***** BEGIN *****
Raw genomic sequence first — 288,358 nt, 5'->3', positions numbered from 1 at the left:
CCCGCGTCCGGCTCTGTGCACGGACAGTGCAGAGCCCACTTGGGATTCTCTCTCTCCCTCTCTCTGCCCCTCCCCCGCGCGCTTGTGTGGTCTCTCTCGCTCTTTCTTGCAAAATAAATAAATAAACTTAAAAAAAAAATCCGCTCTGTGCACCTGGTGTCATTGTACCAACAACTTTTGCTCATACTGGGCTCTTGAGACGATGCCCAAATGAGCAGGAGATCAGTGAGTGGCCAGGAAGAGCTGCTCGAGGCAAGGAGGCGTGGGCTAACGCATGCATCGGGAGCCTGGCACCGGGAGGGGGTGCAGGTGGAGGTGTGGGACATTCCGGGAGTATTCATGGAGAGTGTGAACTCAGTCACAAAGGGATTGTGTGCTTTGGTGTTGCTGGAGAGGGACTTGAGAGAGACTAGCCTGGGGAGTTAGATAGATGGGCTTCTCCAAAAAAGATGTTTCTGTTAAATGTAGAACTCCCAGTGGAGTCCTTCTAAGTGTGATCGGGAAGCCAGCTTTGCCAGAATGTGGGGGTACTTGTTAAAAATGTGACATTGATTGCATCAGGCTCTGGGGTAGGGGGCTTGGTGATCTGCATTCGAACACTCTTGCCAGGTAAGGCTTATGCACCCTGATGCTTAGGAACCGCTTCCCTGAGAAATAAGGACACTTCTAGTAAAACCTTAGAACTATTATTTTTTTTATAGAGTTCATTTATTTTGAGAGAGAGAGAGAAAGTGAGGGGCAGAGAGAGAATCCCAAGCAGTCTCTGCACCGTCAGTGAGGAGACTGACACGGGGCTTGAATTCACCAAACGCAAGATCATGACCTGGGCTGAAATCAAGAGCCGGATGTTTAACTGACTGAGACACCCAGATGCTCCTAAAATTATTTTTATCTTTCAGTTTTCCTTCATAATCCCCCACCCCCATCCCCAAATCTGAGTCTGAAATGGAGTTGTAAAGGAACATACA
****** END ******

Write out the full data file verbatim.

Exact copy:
Raw genomic sequence first — 288,358 nt, 5'->3', positions numbered from 1 at the left:
CCCGCGTCCGGCTCTGTGCACGGACAGTGCAGAGCCCACTTGGGATTCTCTCTCTCCCTCTCTCTGCCCCTCCCCCGCGCGCTTGTGTGGTCTCTCTCGCTCTTTCTTGCAAAATAAATAAATAAACTTAAAAAAAAAATCCGCTCTGTGCACCTGGTGTCATTGTACCAACAACTTTTGCTCATACTGGGCTCTTGAGACGATGCCCAAATGAGCAGGAGATCAGTGAGTGGCCAGGAAGAGCTGCTCGAGGCAAGGAGGCGTGGGCTAACGCATGCATCGGGAGCCTGGCACCGGGAGGGGGTGCAGGTGGAGGTGTGGGACATTCCGGGAGTATTCATGGAGAGTGTGAACTCAGTCACAAAGGGATTGTGTGCTTTGGTGTTGCTGGAGAGGGACTTGAGAGAGACTAGCCTGGGGAGTTAGATAGATGGGCTTCTCCAAAAAAGATGTTTCTGTTAAATGTAGAACTCCCAGTGGAGTCCTTCTAAGTGTGATCGGGAAGCCAGCTTTGCCAGAATGTGGGGGTACTTGTTAAAAATGTGACATTGATTGCATCAGGCTCTGGGGTAGGGGGCTTGGTGATCTGCATTCGAACACTCTTGCCAGGTAAGGCTTATGCACCCTGATGCTTAGGAACCGCTTCCCTGAGAAATAAGGACACTTCTAGTAAAACCTTAGAACTATTATTTTTTTTATAGAGTTCATTTATTTTGAGAGAGAGAGAGAAAGTGAGGGGCAGAGAGAGAATCCCAAGCAGTCTCTGCACCGTCAGTGAGGAGACTGACACGGGGCTTGAATTCACCAAACGCAAGATCATGACCTGGGCTGAAATCAAGAGCCGGATGTTTAACTGACTGAGACACCCAGATGCTCCTAAAATTATTTTTATCTTTCAGTTTTCCTTCATAATCCCCCACCCCCATCCCCAAATCTGAGTCTGAAATGGAGTTGTAAAGGAACATACA